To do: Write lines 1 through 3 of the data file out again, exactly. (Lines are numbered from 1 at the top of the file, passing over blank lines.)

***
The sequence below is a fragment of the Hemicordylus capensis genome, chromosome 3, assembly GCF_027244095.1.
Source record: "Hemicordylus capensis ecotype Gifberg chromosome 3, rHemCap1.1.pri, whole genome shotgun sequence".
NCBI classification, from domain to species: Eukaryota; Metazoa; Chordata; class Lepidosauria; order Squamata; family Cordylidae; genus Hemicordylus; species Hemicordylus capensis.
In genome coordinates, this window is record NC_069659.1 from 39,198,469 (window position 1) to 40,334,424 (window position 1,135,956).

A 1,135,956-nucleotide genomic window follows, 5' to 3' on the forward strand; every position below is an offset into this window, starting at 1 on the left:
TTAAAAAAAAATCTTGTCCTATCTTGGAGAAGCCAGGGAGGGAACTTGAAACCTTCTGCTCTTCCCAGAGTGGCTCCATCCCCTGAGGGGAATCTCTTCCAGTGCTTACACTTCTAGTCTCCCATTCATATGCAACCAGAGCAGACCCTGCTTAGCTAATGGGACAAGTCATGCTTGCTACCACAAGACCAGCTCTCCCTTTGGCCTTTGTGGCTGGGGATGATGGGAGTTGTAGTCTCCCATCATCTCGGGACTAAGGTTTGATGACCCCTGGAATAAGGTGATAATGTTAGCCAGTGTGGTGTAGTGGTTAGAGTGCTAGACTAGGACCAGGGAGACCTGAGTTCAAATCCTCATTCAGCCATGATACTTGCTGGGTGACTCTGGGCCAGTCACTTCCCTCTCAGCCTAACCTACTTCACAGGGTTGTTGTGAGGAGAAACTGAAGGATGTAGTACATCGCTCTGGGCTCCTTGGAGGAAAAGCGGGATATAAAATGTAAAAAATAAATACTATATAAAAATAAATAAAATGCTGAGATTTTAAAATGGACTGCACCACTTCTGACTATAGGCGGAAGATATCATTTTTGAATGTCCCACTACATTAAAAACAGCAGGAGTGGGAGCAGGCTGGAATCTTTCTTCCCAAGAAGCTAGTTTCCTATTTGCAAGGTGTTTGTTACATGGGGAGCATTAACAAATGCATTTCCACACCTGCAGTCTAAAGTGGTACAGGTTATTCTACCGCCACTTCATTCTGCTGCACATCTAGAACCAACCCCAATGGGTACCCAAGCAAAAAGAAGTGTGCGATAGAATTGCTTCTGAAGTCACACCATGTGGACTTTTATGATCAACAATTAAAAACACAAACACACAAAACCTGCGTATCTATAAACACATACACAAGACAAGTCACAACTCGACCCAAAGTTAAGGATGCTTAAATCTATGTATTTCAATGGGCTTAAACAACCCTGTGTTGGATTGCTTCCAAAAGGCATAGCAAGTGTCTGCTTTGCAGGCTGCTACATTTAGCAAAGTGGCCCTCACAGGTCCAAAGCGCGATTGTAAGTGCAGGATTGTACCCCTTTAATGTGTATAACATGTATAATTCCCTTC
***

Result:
The sequence below is a fragment of the Hemicordylus capensis genome, chromosome 3, assembly GCF_027244095.1.
Source record: "Hemicordylus capensis ecotype Gifberg chromosome 3, rHemCap1.1.pri, whole genome shotgun sequence".
NCBI classification, from domain to species: Eukaryota; Metazoa; Chordata; class Lepidosauria; order Squamata; family Cordylidae; genus Hemicordylus; species Hemicordylus capensis.